Pet Shop Boys - "Elysium" (Parlophone)

Pet Shop Boys – “Elysium” (Parlophone)

Pet Shop Boys Elysium album cover

Neil Tennant (vocals) and Chris Lowe (keyboards) are Pet Shop Boys. Now into their fourth decade of performing under this title, they are 58 and 52 years old respectively. Just like August Darnell, George O’Dowd and Bob Ritchie the advancing years render their stage names vaguely ridiculous. That said, Pet Shop Men clearly does not have the same resonance to it and in a certain context it probably sounds fairly sinister too. So Pet Shop Boys it is then and therein lies the secret of their longevity; everything in their world has ultimately stayed the same. They hit upon a winning formula early doors and have continued to mine that rich vein of electro-dance pop ever since. You would think that after thirty years in the business, a plethora of silver, gold and platinum discs later and a collective mantelpiece overflowing with music industry awards that seam would have been all but stripped bare, but on first hearing Elysium you sense there may still be some mineral left in them there hills. But once you excavate below the surface of this their eleventh studio album there is sadly very little precious metal to be found.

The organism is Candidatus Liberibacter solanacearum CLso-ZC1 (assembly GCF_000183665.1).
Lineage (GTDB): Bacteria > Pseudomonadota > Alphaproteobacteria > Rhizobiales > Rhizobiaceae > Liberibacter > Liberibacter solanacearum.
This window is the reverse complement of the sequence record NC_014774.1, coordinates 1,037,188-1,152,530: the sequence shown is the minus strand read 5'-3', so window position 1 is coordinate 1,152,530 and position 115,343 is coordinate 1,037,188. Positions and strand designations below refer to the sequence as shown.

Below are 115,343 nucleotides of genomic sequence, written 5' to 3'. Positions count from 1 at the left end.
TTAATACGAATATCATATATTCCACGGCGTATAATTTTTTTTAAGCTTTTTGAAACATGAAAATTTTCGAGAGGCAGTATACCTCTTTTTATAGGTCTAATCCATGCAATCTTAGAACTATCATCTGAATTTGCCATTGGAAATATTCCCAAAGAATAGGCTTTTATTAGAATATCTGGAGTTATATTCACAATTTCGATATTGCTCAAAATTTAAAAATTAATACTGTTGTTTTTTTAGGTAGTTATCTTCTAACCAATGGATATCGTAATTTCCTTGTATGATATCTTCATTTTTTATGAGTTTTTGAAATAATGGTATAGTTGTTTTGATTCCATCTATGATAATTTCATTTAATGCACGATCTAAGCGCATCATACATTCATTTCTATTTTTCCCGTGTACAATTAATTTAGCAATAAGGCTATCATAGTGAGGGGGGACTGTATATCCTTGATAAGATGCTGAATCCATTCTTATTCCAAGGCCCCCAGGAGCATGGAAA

Age, the passing of time and 50 million album sales worth of success has bloated Pet Shop Boys to a point of weariness and complacency. Perhaps recognizing this waning in their collective powers Lowe has spoken about Elysium as being “the infirm album”. Where once they led, he and Tennant now seem happy to just merely follow. The music that they once pioneered they now parody. On the opening “Leaving”, Tennant drifts through a dreamy piece of synth flotsam that wouldn’t have been out of place on a mid-eighties Electronic album. The glory days of Actually, Behaviour and Very, even the more recent return to form of Yes do now seem to be firmly behind them. Tennant appears to acknowledge as much on “Your Early Stuff”. Whilst he is presumably being ironic there is much truth when he reminisces “I still like some of your early stuff”. Even “Winner”, with the euphoric wind of the Olympics still in its sails, speaks of “living in the past”. It is a lyrical theme Tennant returns to time and again throughout Elysium as he reflects on life, death and an unspecified future. Interpreted differently it could be seen as a valediction. And if it is to be a farewell, it will be made all the more sad once you finally reach “Memory of the Future” and “Requiem in Denim and Leopardskin” and the stark realisation of what could have been. Over the album’s two strongest melodies, the first of which is a glittering, spectral feast of synthetics, the second a widescreen cinematic soundscape Tennant first intones that “it has taken me all of my life to find you” and then “this is our last chance for goodbye”. His words may be telling us that Pet Shop Boys have finally reached a point of self-actualisation or an acceptance that there is now no place left to go.


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